Wyatt Employment Law Report


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Secretary of Labor Solis Is Resigning

By Edwin S. Hopson 

On January 9, 2013, U.S. Secretary of Labor Hilda L. Solis submitted her resignation to President Obama.  She is apparently returning to private life in California.  In a press release on the Labor Department’s website, she is reported to have stated, in part: “Growing up in a large Mexican-American family in La Puente, California, I never imagined that I would have the opportunity to serve in a president’s Cabinet, let alone in the service of such an incredible leader.”


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Would the WARN Act Apply in the Event of a Federal Budget Sequestration?

By Edwin S. Hopson

On July 30, 2012, an Assistant Secretary of the U.S. Department of Labor issued an advisory and guidance to federal contractors concerning the applicability of the Worker Adjustment and Retraining Notification Act (WARN Act) to possible layoffs occasioned by federal government sequestration on January 2, 2013, under the Balanced Budget and Emergency Deficit Control Act of 1985, and the Budget Control Act of 2011, should the Congress and President not come to agreement on a federal budget.  That guidance was “no” — the WARN Act would not be triggered by such action and affected, covered federal contractors would not be in violation of the WARN Act for NOT providing 60 days’ notice of mass layoffs or a plant closing affecting at least 50 employees.

The issuance of this guidance has been criticized by the Republican House Education and Workforce Chairman, John Kline, and the Subcommittee on Workforce Protections Chairman, Tim Walberg, in a letter to Secretary of Labor Hilda Solis.  They argue that the Department of Labor’s guidance has no legal effect and may be misleading employers into not following the WARN Act’s requirements.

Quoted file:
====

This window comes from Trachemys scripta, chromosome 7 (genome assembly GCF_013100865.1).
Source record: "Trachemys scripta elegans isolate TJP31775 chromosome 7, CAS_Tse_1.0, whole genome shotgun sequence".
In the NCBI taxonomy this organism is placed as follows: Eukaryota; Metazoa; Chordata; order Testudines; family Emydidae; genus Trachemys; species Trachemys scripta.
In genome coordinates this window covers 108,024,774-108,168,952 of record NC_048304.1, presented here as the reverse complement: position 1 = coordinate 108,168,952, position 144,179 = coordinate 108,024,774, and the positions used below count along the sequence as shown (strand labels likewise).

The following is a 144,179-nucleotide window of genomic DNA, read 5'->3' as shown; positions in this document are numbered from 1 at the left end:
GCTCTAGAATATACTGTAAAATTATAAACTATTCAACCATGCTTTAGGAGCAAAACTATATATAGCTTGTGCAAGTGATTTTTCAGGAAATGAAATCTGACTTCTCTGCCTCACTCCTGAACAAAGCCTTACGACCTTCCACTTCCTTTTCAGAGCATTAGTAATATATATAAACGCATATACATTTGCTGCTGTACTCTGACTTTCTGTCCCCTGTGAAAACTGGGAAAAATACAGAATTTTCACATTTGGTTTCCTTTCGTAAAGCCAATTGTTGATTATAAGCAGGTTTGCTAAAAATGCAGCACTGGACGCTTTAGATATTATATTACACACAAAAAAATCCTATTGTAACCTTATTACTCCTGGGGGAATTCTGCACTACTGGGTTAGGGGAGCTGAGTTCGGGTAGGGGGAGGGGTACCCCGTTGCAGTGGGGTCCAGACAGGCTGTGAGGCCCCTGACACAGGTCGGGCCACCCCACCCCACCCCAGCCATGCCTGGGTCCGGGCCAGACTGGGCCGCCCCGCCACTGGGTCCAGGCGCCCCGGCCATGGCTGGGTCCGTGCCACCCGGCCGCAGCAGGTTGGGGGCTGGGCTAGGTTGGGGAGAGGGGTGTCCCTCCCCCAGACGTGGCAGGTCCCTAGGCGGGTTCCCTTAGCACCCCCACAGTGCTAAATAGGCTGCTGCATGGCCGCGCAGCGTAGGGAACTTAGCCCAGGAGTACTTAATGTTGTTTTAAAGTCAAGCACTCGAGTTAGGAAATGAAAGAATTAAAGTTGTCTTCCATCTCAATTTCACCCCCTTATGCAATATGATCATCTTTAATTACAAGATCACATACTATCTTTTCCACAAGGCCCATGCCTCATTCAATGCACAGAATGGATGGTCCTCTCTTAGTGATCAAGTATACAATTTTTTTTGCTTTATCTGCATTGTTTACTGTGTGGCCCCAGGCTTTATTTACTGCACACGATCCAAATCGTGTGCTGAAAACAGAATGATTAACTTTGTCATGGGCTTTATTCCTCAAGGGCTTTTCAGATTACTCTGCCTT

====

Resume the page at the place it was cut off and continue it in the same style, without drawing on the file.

With the recent agreement on a short-term budget extension, this issue has now been pushed off for several months.

The Labor Department’s guidance can be found at: 

http://wdr.doleta.gov/directives/attach/TEGL/TEGL_3a_12.pdf

The Kline/Walberg letter may be found at:

http://edworkforce.house.gov/UploadedFiles/08-02-12_Letter_WARN_Act_Sequestration.pdf


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Tax Issues Associated with Misclassification of Persons as Independent Contractors

By George J. Miller

When the Wage and Hour Division of the U.S. Department of Labor or a state department of labor determines that an employer has misclassified employees as independent contractors and has failed to pay them minimum wage or overtime pay required by law, the remedy at the administrative level typically has been for the employer to pay the affected employees back pay sufficient to make up for the lost wages.  Of course, an employer which has misclassified employees in this fashion has not been withholding federal, state, or local income taxes, or FICA, and has not been remitting those taxes (including the employer’s share of FICA) or filing quarterly payroll tax returns with the government regarding the misclassified workers. 

 A lingering, worrisome question in settling such disputes with the Wage and Hour Division or a state department of labor has been whether the employer will be reported to state or federal internal revenue agencies and will be required to pay taxes, penalties, and interest in addition to back pay.  The specter of facing the tax man in such matters became more real yesterday, when U.S. Secretary of Labor Hilda Solis announced that she has signed memoranda of understanding (MOU’s) with the Internal Revenue Service and the state labor commissioners and other state agencies in the states of Connecticut, Maryland, Massachusetts, Minnesota, Missouri, Utah and Washington, pledging greater cooperation to share information in an effort to protect employees from being improperly classified as independent contractors.   Continue reading


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Secretary of Labor Announces Her New “Vision” For American Workers

By Edwin S. Hopson

On December 7, 2009, U.S. Secretary of Labor Hilda L. Solis laid out her “vision” in the Fall 2009 Regulatory Plan for the Labor Department’s mission of ensuring “there are good jobs for everyone.” [Emphasis in the original].  Secretary Solis described a “series of 12 specific strategic outcomes” which she hopes will result in achieving her vision.  According to the Labor Department’s website, they are:

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